Free
Clinical Practice  |   July 2002
Associate investigations: detection of tuberculosis infections in children resulting in discovery of undiagnosed tuberculosis in adults
Article Information
Pediatrics
Clinical Practice   |   July 2002
Associate investigations: detection of tuberculosis infections in children resulting in discovery of undiagnosed tuberculosis in adults
The Journal of the American Osteopathic Association, July 2002, Vol. 102, 397-400. doi:10.7556/jaoa.2002.102.7.397
The Journal of the American Osteopathic Association, July 2002, Vol. 102, 397-400. doi:10.7556/jaoa.2002.102.7.397
Abstract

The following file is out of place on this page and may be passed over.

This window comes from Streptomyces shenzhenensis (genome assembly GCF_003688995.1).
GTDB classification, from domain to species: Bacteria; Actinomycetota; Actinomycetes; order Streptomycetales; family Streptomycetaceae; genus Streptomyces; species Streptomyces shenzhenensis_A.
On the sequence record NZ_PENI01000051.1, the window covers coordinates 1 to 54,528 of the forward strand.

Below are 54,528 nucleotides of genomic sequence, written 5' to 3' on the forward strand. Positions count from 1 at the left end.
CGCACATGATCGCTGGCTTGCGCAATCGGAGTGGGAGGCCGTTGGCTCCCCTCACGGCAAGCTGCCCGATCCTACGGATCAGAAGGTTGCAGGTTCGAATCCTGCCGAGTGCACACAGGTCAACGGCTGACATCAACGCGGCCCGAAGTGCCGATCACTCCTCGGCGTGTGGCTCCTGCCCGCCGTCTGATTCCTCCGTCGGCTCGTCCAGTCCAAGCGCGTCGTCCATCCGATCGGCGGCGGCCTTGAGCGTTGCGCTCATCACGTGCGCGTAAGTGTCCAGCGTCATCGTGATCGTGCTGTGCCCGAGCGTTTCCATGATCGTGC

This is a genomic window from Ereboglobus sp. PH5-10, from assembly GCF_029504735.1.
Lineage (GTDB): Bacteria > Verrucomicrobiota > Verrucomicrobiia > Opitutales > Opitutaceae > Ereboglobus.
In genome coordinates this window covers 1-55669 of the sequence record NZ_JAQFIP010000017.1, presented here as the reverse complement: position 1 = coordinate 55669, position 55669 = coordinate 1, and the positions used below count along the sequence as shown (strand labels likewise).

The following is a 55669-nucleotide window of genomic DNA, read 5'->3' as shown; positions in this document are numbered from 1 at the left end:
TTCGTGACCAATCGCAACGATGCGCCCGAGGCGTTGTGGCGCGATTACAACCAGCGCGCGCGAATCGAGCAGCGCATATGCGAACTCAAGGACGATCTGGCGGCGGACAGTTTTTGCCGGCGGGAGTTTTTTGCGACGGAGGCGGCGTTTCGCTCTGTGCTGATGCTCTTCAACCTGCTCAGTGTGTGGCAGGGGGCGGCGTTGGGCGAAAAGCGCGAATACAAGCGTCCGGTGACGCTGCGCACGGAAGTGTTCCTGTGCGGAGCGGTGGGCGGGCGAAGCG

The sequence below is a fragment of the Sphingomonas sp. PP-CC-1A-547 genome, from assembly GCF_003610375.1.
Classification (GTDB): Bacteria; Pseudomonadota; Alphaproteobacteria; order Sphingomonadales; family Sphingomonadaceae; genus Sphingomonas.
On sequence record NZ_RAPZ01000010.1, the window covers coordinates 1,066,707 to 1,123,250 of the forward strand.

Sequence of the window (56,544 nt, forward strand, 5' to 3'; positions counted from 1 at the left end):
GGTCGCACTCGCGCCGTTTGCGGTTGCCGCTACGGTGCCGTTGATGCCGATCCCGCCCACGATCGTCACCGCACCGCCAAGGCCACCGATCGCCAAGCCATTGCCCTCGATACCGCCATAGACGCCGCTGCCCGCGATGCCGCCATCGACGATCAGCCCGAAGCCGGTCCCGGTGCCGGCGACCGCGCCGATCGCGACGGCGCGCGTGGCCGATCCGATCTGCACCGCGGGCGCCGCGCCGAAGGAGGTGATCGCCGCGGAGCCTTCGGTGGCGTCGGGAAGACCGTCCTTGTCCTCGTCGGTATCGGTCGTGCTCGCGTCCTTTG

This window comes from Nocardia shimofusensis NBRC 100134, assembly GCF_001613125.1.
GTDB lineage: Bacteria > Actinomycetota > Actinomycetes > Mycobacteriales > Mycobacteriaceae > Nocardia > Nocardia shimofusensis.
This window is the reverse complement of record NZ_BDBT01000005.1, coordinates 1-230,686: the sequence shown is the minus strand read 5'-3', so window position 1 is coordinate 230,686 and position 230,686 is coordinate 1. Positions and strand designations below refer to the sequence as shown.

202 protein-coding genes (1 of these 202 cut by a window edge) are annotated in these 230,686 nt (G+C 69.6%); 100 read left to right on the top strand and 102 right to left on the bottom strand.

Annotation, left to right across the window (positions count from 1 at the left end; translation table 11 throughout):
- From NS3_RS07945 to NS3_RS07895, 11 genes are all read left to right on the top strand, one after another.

The authors present the design and implementation of associate investigations of young children with positive tuberculin skin test results. Case study analysis of an associate investigation was done using epidemiologic surveillance techniques, medical interviewing, sociogram mapping, tuberculin skin testing, radiographic evidence, and bacteriologic analysis. Deoxyribonucleic acid fingerprinting of the Mycobacterium tuberculosis isolates using a standardized IS6110-based restriction fragment length polymorphism analysis and IS6110-independent DNA spoligotyping methods was done to track and identify specific bacterial strains. Deoxyribonucleic acid fingerprinting and spoligotyping done on isolates obtained from family members demonstrated same-strain transmission of M. tuberculosis. Three adults with active pulmonary disease and six individuals with latent tuberculosis (TB) were discovered during this investigation. The arrival of a family member from Mexico who had the same strain suggests that the source case lives in Mexico. A child with positive tuberculin skin test results indicates recent and potentially ongoing transmission of TB in the community. Targeted tuberculin skin testing performed on high-risk groups by primary care physicians allows for detection of TB infections. When TB infections are discovered in children, associate investigations can result in the discovery of undiagnosed adult cases and prevent further transmission within the community.